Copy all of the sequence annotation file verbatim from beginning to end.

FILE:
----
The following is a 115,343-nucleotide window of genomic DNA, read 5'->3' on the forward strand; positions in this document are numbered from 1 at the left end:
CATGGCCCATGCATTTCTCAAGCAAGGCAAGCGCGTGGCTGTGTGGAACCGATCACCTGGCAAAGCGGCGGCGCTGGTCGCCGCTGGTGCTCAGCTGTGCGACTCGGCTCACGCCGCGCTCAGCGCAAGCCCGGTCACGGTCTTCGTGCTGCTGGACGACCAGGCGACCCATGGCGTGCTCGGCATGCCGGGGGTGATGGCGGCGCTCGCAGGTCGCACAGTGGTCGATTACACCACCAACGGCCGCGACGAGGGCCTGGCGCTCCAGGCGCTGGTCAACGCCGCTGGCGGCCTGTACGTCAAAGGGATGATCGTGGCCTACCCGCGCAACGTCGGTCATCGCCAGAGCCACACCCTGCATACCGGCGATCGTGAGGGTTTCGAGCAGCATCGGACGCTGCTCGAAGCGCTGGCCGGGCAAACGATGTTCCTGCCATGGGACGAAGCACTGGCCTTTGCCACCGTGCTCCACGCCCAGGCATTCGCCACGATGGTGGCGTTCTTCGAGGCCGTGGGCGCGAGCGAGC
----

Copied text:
The following is a 115,343-nucleotide window of genomic DNA, read 5'->3' on the forward strand; positions in this document are numbered from 1 at the left end:
CATGGCCCATGCATTTCTCAAGCAAGGCAAGCGCGTGGCTGTGTGGAACCGATCACCTGGCAAAGCGGCGGCGCTGGTCGCCGCTGGTGCTCAGCTGTGCGACTCGGCTCACGCCGCGCTCAGCGCAAGCCCGGTCACGGTCTTCGTGCTGCTGGACGACCAGGCGACCCATGGCGTGCTCGGCATGCCGGGGGTGATGGCGGCGCTCGCAGGTCGCACAGTGGTCGATTACACCACCAACGGCCGCGACGAGGGCCTGGCGCTCCAGGCGCTGGTCAACGCCGCTGGCGGCCTGTACGTCAAAGGGATGATCGTGGCCTACCCGCGCAACGTCGGTCATCGCCAGAGCCACACCCTGCATACCGGCGATCGTGAGGGTTTCGAGCAGCATCGGACGCTGCTCGAAGCGCTGGCCGGGCAAACGATGTTCCTGCCATGGGACGAAGCACTGGCCTTTGCCACCGTGCTCCACGCCCAGGCATTCGCCACGATGGTGGCGTTCTTCGAGGCCGTGGGCGCGAGCGAGC